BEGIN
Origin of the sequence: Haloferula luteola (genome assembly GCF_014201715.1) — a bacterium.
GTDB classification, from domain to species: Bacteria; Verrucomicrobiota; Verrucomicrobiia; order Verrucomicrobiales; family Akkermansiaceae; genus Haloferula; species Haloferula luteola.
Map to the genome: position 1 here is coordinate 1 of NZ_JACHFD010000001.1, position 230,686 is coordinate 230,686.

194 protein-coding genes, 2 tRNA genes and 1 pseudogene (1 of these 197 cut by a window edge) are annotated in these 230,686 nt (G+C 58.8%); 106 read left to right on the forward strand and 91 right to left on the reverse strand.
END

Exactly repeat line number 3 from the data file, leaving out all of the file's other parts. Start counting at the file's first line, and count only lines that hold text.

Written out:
Map to the genome: position 1 here is coordinate 1 of NZ_JACHFD010000001.1, position 230,686 is coordinate 230,686.